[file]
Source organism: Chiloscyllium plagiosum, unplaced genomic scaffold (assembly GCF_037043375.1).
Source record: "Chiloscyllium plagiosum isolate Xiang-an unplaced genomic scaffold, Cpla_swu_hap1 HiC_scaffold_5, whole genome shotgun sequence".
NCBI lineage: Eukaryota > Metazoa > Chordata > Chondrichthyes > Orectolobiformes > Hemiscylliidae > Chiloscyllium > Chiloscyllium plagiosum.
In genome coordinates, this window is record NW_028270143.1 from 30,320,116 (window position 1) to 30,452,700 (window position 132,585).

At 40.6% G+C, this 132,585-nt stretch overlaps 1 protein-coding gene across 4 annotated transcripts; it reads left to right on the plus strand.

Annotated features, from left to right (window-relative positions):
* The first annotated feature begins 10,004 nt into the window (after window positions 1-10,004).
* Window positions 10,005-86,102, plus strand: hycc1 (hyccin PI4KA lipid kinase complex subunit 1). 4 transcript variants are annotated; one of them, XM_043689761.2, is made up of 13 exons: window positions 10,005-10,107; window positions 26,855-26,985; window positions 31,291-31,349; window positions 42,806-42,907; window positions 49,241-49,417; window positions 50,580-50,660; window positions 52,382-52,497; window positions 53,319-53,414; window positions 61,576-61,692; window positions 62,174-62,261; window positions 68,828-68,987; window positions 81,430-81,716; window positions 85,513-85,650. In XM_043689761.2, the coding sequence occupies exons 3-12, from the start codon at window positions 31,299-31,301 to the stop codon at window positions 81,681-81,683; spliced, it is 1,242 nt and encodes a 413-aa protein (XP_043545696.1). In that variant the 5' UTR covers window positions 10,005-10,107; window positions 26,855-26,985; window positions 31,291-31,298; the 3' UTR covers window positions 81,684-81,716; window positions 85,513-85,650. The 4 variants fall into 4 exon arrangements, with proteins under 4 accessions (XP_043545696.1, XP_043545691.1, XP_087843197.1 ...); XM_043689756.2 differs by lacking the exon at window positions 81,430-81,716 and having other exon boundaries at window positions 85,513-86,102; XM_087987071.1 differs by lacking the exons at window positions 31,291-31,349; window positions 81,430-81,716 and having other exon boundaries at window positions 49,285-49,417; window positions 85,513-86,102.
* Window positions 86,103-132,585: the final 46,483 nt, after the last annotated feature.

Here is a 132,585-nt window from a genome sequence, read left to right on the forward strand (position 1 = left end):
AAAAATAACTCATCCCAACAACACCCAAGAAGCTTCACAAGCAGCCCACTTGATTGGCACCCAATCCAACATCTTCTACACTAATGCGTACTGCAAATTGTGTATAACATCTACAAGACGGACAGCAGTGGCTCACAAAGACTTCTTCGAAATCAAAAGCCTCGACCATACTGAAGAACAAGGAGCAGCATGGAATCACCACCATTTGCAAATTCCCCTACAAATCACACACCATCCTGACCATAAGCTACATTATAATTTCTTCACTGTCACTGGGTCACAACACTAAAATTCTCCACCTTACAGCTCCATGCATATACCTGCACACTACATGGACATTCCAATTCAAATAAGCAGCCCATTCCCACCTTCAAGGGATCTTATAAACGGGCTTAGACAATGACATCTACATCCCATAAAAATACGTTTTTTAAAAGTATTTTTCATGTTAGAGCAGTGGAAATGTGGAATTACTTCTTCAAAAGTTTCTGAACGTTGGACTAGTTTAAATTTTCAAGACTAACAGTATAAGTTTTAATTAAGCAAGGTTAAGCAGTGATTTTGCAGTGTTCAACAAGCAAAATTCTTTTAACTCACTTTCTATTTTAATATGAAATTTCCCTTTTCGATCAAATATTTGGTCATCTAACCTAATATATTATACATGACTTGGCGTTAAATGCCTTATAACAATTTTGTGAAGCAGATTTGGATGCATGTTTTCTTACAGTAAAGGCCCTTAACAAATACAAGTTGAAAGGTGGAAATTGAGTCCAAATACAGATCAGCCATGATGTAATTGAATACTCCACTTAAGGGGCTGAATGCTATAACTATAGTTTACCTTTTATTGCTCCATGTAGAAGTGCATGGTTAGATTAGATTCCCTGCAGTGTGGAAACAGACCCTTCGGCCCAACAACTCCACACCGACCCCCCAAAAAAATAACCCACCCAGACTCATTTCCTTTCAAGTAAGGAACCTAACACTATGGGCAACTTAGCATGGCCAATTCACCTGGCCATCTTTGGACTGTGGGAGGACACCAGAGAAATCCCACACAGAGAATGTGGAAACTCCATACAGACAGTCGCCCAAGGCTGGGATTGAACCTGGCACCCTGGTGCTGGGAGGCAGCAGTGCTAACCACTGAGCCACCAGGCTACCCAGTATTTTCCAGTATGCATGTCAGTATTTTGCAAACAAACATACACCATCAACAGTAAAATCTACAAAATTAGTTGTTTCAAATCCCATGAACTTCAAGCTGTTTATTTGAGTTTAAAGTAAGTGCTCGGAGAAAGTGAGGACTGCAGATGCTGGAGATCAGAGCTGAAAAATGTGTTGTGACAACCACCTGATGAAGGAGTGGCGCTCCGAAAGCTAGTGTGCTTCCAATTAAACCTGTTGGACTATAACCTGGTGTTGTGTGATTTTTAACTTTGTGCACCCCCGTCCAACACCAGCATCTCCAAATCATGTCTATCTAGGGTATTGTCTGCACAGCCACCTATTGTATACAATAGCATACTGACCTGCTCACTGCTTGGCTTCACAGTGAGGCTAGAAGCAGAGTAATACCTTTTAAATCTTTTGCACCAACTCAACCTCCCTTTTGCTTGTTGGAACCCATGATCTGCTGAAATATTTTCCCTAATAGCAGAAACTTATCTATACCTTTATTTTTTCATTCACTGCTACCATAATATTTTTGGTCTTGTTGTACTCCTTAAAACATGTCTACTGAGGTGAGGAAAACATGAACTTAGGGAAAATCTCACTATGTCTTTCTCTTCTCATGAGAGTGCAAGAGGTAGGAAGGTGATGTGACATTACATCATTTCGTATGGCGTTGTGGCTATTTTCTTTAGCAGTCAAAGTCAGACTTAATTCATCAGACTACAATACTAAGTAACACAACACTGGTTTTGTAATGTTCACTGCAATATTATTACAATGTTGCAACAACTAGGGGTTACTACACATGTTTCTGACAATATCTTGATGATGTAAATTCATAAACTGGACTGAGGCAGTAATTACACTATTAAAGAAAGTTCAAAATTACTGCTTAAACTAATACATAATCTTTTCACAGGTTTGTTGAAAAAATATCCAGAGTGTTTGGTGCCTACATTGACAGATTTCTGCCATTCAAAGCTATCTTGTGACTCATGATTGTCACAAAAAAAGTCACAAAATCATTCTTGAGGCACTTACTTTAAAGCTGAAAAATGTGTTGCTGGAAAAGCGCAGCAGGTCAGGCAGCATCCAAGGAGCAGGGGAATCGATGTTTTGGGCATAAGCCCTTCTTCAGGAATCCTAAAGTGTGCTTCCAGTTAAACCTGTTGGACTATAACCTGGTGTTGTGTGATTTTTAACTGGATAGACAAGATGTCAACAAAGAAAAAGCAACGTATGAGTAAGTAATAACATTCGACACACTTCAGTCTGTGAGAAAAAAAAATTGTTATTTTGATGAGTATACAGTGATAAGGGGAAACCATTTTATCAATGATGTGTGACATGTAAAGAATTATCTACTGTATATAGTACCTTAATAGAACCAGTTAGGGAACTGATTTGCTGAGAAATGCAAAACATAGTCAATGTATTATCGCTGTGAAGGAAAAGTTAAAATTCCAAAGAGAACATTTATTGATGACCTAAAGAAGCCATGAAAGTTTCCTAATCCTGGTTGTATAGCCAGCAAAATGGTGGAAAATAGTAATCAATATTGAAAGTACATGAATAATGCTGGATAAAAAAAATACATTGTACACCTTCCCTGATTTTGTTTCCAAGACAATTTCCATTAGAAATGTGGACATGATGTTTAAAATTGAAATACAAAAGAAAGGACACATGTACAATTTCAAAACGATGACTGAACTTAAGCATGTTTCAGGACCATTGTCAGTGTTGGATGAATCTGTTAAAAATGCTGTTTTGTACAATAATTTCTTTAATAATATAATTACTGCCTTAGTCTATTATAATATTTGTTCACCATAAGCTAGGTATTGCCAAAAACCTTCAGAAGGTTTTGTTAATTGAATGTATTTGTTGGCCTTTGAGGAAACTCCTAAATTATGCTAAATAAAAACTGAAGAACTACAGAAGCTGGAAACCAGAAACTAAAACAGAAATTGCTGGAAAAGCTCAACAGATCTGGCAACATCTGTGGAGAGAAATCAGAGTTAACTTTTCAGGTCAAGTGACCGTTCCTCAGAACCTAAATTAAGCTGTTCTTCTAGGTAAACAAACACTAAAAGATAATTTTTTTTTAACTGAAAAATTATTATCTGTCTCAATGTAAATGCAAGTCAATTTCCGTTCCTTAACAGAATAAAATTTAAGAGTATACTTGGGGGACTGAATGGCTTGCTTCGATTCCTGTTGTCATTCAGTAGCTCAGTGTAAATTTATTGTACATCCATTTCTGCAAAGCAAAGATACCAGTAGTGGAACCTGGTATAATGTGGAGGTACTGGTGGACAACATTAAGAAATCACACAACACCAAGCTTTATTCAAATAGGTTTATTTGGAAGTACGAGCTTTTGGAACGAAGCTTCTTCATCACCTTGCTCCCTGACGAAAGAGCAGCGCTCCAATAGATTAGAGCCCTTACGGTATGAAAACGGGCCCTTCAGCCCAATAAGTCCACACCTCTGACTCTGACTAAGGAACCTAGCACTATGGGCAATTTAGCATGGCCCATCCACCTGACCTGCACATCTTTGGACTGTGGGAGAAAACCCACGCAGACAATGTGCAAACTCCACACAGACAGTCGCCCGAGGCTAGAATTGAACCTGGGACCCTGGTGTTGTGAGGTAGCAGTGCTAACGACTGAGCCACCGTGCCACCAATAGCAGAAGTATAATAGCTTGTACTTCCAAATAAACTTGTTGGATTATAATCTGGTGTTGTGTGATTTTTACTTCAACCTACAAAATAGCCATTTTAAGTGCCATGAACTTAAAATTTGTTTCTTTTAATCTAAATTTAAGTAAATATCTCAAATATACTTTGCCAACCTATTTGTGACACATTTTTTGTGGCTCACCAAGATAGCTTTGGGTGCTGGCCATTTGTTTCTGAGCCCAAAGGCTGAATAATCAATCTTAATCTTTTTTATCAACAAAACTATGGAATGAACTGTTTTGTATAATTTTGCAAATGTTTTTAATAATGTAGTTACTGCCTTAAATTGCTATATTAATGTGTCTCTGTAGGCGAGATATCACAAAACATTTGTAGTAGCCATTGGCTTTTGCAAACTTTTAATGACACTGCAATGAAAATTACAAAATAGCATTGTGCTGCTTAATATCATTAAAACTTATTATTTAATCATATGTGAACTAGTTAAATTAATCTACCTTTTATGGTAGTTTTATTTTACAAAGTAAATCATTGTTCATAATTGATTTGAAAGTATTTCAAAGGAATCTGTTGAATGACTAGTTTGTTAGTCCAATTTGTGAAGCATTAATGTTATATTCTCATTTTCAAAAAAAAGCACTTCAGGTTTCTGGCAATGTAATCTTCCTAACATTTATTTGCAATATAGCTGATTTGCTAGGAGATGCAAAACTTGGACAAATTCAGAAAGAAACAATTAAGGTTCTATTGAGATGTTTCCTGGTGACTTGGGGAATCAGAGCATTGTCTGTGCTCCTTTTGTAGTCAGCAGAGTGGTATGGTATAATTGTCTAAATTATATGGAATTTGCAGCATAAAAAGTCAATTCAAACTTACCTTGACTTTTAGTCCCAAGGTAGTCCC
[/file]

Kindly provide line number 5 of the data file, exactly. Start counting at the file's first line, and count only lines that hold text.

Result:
At 40.6% G+C, this 132,585-nt stretch overlaps 1 protein-coding gene across 4 annotated transcripts; it reads left to right on the plus strand.